The Art Gallery…a Fragile Labor of Love
By F. Lennox Campello
The Art Gallery…a Fragile Labor of Love
Art galleries (according to the US Chamber of Commerce from the last time that I examined the subject) are the second most likely business in the USA to fail (first is restaurants).
John Pancake, a good friend and a former Washington Post Arts editor once told me that “running an art gallery in DC is a heroic endeavor”, and Pancake was not that off the mark with that assessment.
When I first opened the first Fraser Gallery in Georgetown in late 1996, we immediately had lots of people giving us advice on how to succeed, as well as someone who, once they heard what the galleries intended to focus upon, noted that he “gave us six months before we closed.”
Six years later we opened a second gallery in Bethesda, at the time the largest independently owned commercial fine arts gallery in the DMV, an acronym which I invented around that same time, at least according to an investigation of the origins of “DMV” to refer to the Greater DC region conducted in 2016 by the Washington City Paper.
Art galleries, when run by ethical dealers, are fragile labors of love, and while we sigh when we see them close, we should applaud and encourage them when they sprout from the most unlikely of places.
Freight Gallery is an artist run micro/pop-up gallery in a 1925 Hollister Whitney freight elevator in Washington, DC. The space is 75 inches wide, 95 inches high, and 85 inches deep–a perfect container for displaying sculpture and small installations. Its mission is to create more opportunities for artists.
In a recent review by Eric Hope of Diane Szczepaniak’s installation at Freight Gallery, (titled Floating Light) and published in that media jewel known as East City Art, Hope writes: “Freight Gallery, a new exhibition space in northeast DC’s Langdon neighborhood, creates experiential moments by displaying works in a non-traditional environment. Located deep within an old brick warehouse, it takes the eyes a moment to adjust to the dark hallway leading to the space. When the lights flip on, the “gallery” reveals itself to be a literal freight elevator. While the incongruity of viewing art in an industrial locale could easily tumble into the realm of kitsch, the gallery’s debut exhibition, Floating Light featuring a site-specific work by sculptor Diane Szczepaniak, creates a compelling dialogue between the work and the environment it occupies.”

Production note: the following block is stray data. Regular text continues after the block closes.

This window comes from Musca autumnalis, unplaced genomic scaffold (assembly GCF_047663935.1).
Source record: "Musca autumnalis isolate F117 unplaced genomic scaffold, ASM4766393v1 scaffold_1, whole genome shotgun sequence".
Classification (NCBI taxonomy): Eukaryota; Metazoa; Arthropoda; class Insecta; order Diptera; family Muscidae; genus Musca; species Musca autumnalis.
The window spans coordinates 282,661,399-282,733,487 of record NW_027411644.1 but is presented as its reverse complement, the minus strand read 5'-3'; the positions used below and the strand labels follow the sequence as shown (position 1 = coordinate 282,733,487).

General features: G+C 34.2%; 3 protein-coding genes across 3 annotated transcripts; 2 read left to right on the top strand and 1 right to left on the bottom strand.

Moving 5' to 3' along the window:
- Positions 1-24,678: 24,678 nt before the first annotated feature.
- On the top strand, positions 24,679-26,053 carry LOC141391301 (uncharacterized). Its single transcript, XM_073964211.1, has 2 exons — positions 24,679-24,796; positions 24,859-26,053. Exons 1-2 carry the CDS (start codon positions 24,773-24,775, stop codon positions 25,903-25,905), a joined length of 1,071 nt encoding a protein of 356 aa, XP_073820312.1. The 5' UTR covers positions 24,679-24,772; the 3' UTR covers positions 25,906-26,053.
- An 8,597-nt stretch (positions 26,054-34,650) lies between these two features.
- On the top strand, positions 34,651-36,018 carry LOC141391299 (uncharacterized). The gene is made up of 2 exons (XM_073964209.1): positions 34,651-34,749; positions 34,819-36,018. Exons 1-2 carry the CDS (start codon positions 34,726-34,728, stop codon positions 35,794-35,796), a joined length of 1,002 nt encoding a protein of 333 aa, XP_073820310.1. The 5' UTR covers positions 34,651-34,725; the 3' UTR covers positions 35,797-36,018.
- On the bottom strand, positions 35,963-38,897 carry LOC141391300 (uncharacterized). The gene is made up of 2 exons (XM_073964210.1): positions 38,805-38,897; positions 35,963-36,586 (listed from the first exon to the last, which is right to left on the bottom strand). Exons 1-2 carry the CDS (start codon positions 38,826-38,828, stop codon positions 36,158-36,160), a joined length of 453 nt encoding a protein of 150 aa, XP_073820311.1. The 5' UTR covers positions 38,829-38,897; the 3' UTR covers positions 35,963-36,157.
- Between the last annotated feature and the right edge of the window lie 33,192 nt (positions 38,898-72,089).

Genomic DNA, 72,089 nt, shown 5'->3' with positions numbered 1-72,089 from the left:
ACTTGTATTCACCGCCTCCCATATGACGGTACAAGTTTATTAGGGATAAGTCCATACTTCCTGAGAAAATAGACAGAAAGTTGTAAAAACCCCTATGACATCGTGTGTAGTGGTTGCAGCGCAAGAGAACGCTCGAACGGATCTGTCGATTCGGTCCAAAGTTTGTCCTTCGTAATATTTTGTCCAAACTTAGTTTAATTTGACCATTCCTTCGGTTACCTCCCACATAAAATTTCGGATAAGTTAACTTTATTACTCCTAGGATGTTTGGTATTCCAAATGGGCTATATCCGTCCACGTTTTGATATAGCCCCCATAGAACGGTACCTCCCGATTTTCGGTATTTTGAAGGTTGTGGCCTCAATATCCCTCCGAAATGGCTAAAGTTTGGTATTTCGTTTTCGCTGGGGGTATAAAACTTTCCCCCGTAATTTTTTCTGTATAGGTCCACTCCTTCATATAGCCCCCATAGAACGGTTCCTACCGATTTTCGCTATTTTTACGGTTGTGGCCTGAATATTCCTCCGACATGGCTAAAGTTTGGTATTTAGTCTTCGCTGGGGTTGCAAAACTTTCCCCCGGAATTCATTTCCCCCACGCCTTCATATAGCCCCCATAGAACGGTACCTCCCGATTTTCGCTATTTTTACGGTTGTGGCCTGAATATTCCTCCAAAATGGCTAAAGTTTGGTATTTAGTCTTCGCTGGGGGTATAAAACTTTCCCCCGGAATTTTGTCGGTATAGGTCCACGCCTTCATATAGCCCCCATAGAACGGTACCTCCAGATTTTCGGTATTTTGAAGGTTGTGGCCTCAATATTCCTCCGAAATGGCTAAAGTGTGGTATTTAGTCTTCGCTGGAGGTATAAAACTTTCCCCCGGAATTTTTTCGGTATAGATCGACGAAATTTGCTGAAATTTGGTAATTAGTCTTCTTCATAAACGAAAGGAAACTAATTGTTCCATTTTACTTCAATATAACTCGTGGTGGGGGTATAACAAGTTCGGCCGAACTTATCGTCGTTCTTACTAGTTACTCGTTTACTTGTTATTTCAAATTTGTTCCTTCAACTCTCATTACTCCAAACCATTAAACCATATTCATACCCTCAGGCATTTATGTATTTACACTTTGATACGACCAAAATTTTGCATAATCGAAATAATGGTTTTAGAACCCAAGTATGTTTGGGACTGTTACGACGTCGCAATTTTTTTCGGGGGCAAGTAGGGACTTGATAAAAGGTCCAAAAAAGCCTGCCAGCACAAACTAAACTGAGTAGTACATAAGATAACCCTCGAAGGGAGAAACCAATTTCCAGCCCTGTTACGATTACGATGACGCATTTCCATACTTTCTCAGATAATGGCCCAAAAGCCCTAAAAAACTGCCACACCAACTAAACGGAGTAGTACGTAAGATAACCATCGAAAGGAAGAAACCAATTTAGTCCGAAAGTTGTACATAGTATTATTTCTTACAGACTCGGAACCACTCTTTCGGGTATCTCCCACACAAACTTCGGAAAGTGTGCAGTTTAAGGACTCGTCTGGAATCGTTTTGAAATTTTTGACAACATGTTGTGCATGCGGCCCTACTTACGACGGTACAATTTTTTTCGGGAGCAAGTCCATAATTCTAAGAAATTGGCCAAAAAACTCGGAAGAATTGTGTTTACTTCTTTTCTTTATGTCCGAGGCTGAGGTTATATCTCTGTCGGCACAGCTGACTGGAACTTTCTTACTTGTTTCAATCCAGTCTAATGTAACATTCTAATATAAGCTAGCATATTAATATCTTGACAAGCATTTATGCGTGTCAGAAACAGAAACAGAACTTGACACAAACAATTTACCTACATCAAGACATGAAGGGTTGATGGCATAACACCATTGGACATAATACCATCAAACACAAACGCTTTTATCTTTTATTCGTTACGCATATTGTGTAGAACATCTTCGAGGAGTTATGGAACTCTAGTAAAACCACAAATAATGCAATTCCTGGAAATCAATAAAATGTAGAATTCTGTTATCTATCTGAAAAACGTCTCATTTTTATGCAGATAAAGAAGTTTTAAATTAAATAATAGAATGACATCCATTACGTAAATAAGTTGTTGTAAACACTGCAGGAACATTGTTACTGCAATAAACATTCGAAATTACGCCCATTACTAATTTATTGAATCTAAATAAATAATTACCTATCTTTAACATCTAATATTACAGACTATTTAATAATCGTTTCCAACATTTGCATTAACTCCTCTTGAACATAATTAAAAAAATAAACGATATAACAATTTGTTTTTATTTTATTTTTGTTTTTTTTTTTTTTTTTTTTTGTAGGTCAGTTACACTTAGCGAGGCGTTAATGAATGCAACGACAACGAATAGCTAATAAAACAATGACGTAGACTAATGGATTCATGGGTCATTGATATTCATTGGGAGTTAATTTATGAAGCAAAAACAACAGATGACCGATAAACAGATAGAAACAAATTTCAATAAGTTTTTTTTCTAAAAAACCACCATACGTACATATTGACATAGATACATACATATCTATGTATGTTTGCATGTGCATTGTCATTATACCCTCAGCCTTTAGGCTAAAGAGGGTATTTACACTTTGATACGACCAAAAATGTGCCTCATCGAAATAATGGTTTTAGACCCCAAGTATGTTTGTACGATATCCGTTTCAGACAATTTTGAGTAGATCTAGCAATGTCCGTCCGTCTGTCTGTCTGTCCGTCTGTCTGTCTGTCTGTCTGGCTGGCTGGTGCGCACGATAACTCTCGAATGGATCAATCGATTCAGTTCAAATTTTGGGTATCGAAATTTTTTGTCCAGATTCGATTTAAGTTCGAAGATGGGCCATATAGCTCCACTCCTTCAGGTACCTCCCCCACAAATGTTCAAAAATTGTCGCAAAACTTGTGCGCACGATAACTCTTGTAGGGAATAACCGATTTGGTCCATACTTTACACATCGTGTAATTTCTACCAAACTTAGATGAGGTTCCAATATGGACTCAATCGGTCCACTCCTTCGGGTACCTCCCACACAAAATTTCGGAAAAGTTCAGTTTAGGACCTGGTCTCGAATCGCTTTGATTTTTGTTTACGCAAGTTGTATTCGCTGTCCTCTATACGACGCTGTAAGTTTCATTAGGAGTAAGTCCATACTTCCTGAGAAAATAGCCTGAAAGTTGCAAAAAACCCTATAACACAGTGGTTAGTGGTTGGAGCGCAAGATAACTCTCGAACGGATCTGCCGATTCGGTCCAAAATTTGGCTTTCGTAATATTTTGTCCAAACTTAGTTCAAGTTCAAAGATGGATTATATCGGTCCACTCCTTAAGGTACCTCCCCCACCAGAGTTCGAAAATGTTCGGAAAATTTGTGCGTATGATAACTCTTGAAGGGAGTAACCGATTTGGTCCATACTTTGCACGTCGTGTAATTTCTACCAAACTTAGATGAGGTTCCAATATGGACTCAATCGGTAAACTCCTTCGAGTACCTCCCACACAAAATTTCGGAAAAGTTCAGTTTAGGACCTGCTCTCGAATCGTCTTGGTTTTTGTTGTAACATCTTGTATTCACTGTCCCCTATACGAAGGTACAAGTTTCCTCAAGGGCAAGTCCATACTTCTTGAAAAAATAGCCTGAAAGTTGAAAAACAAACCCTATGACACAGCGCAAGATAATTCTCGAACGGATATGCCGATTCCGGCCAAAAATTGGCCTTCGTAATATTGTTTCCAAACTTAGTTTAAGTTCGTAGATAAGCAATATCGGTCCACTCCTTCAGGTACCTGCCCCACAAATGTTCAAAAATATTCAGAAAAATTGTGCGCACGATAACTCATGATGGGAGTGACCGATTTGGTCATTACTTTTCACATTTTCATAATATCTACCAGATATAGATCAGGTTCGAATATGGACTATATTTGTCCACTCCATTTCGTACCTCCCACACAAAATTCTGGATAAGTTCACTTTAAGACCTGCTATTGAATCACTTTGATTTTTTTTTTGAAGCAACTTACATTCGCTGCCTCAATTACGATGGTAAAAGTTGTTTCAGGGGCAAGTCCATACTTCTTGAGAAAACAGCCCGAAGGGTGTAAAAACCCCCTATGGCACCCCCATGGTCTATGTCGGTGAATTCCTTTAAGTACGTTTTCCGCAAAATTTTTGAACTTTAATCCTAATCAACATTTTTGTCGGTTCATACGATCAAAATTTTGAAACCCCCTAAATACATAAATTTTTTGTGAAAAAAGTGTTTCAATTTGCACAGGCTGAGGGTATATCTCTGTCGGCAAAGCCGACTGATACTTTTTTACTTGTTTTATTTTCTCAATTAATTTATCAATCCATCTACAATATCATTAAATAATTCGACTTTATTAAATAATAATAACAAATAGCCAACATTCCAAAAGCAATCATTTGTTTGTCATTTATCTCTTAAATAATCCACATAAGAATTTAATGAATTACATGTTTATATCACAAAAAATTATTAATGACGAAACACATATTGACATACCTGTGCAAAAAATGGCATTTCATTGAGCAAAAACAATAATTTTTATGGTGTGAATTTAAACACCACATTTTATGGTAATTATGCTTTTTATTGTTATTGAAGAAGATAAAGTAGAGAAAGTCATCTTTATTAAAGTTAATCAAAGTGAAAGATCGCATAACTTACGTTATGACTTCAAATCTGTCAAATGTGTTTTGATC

Next at the gallery is the talented sculptor Mary Early – her work is coming up at Freight Gallery on January 12.
Over at the Open Gallery at Montgomery College in their Takoma Park/Silver Spring Campus, we have Andrew Wodzianski’s works in Andrew Wodzianski is a Fanboy, which was the third show in 2019 of that year’s themed exhibition series, Self, which “invites artists to explore contemporary ideas of Self Portraiture by engaging with the self through either representational or conceptual means.”
Wodzianski is one of the most gifted painters in the area, a painter who makes MICA in Baltimore proud, and who has been exhibiting regularly in the DMV since he was a graduate student there (decades ago).
The gallery notes that “Andrew Wodzianski is a Fanboy represents a ten-year retrospective of self-portraiture wherein Wodzianski has intentionally concealed his identity. Instead of introspective depictions of the human condition, Wodzianski reveals little of his true self. Whether a painting, photograph, or performance, each work is another layer of artifice. When viewed as a collection, an inkling of personality begins to materialize. Through an amalgamation of late 20th Century adolescent Americana, identity roles and contradictions and complexities can be gleaned. There is much left unexplained, but two things are certain; Wodzianski is clearly a pop culture fanatic and a self-described man-child. He is a fanboy.”
The works on display are not only representations of Wodzianski’s fanboyishness, but in the manner in which they are composed and delivered, are also brilliant examples of what a talented painter, armed with formidable painting skills and an open mind, can deliver.
The gallery is located at The Morris and Gwendolyn Cafritz Foundation Arts Center located at 930 King Street, Silver Spring, MD 20910.
Wodzianski is also an active curator, as a fan boy, it is natural that a progression of that aspect of his nature crosses over into the Wodzianskian Empire, a minor empire of the Start Wars saga.
As a result, three years ago, Wodzianski curated an exhibition of “unusual” works from fellow Star Wars nerds who also happen to be superbly talented artists, and now… coinciding with the release of the most recent Star Wars films, comes a third and final show of paintings, photographs, and mixed-media sculptures by artists Scott G. Brooks, Chris Bishop, Jared Davis, Steve Strawn, and Wodzianski. The show titled The Last Holiday Starkillers was staged at 609 H St. NE in DC, and was a welcome addition to the epic intergalactic saga and was well worth a visit.